Look fam, last week was rough. You watched Black people gunned down by police every day in different cities across the country, 5 police officers were killed after what had been a peaceful protest, and you probably found yourself in more than one unsolicited “All Lives Matter” conversation. We’re there with you. While digesting all of this pain, we have found moments to steal some joy back for ourselves, following the lead of our colleague Lauren Bullock’s column about the Blackest Joy in the form of Pokémon Go. We’re bringing you 7 days of Pokémon Go, our testimonies and our spontaneous moments of delight that have helped us get by. Catch our week-long series here.
Honestly, this was supposed to be a whole essay about the feelings of embarrassment in admitting to my crush that I, at 32, had been playing a Pokemon game. It was going to be some kind of reflection on what it is to be a single nerd, trying to explain the geeky shit you love to the uninitiated and feeling comfortable enough with yourself to get over said anxieties. But a lot’s taken place since then. I went on vacation, rode jet skis and got drunk enough to make late night Snapchat posts from the spirit world.
But more importantly, I went viral.
I discovered Pokemon GO while I was on a lakehouse getaway outside of Austin with my closest friends with a slightly below average phone signal and no wifi password to speak of within 60 to 75 miles. The only pokestops out in the middle of nowhere were dimly lit rest stops that mostly looked like the shady corners of the South even Rust Cohle wouldn’t skulk down in a bonus episode of True Detective. With that in mind, despite having had an amazing time in paradise, I was happy to get back to civilization (well, as civilized as Houston ever gets) where I knew there’d be plenty of well lit places to go seeking Pokemon that wouldn’t have me looking like a chalk outline on Luther.
Upon returning home, I did the worse thing anyone who ever liked something new could possibly do: I turned on my laptop and logged onto social media. The first thing I saw from people that looked like me was how Pokemon GO, a GPS game about catching imaginary animals, was somehow a distraction from “the real issues” that was going to keep us from voting in November even though it is now July. There are even memes accusing black men of being so distracted by touching their phones, they won’t touch their women. In fairness, it wasn’t ALL people of color or even a whole lot, to be honest. It was, however, a vocal, well-known group of people of color that black folks that spend any amount of time on the internet should be very familiar with, commonly referred to as a word that rhymes with “hotep.”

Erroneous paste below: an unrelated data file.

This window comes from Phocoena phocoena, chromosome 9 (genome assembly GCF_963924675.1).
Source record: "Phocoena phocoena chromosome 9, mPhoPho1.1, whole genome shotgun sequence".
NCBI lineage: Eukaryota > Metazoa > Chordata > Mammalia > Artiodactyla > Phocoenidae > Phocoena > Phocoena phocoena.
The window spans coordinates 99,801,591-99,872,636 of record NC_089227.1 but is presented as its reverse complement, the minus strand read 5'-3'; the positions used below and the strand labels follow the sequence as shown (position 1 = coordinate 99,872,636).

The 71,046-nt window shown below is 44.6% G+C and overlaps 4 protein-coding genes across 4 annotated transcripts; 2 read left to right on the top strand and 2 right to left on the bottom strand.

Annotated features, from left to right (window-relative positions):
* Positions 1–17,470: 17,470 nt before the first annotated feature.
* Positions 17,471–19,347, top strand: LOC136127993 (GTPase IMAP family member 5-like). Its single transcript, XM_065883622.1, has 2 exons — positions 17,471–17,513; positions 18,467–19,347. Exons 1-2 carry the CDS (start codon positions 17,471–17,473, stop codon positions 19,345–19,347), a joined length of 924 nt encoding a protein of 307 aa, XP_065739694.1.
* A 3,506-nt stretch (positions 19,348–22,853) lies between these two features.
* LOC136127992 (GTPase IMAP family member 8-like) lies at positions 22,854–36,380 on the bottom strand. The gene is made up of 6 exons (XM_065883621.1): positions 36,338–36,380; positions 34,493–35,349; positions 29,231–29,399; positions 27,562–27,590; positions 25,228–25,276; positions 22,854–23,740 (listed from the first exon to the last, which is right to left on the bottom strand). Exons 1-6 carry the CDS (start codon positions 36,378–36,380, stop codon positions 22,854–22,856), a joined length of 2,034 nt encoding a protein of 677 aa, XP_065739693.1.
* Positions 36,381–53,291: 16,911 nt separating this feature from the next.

Now, I’m sure any of my esteemed colleagues here at Black Nerd Problems would have been able to pump out a detailed, nuanced essay on how black people are multi-celled organism capable of having multiple thoughts at the same time or how after a straight week of black death and police brutality, it’s okay to do ridiculous things to make yourself smile. But I’m not quite that guy. So, I wrote a short, classy manifesto of my own with about as much poise and character as could be expected from me.
The next morning, there were about a hundred likes. By day’s end, there were almost three hundred likes and about seventy shares. Last time I checked, it was somewhere around 500 likes and 600 shares across Facebook. I’ve seen it on Tumblr and Twitter. Someone actually transcribed my words and made it an actual meme. I have now joined the ranks of Feminist Ryan Gosling and David After Dentist. Now, I realize that this is just a drop in the bucket of Michael Jordan tears and exaggerated Drake faces that populate the memeverse of the web, but I can’t help but feel like perhaps I accidentally tapped into something and, closer to the point of this post, so did Pokemon GO.
It’s not just that people are really excited about something. It’s that they’re unashamed of defending their right to be excited about something. It’s as if we dug deep into our childhood and pulled out Pokemon and somehow emboldened ourselves enough to stand up to bullies (make no mistake….if you’re bullying someone out of something that makes them happy as an attempt to pay attention to your pet cause, you are indeed a bully) and protect our blackest joy with all the courage of Jon Snow, one deep, standing up to Bolton Army in Game of Thrones. Because sometimes, as a Black person in America, that feeling of genuine unapologetic joy from a few moments of escapism is all we have.
The moral is that there is no one uniform way to be black. You don’t get to tell people how to cope. There’s more to being black than just the struggle and if you make the struggle your whole identity, rest assured that as sure as you’re sitting there reading this, it’s going to swallow you faster you can say, “Pikachu, I choose you!” Guaranteed.
It’s not taking any money out of your paycheck to leave people to their own devices. Nobody’s telling you to download it. Nobody’s telling you to like it. Hell, nobody’s even saying you don’t have the right to your own opinion of it. But if it’s not affecting you and it’s not hurting other people’s way of life, just mind your own business. And shut the fuck up.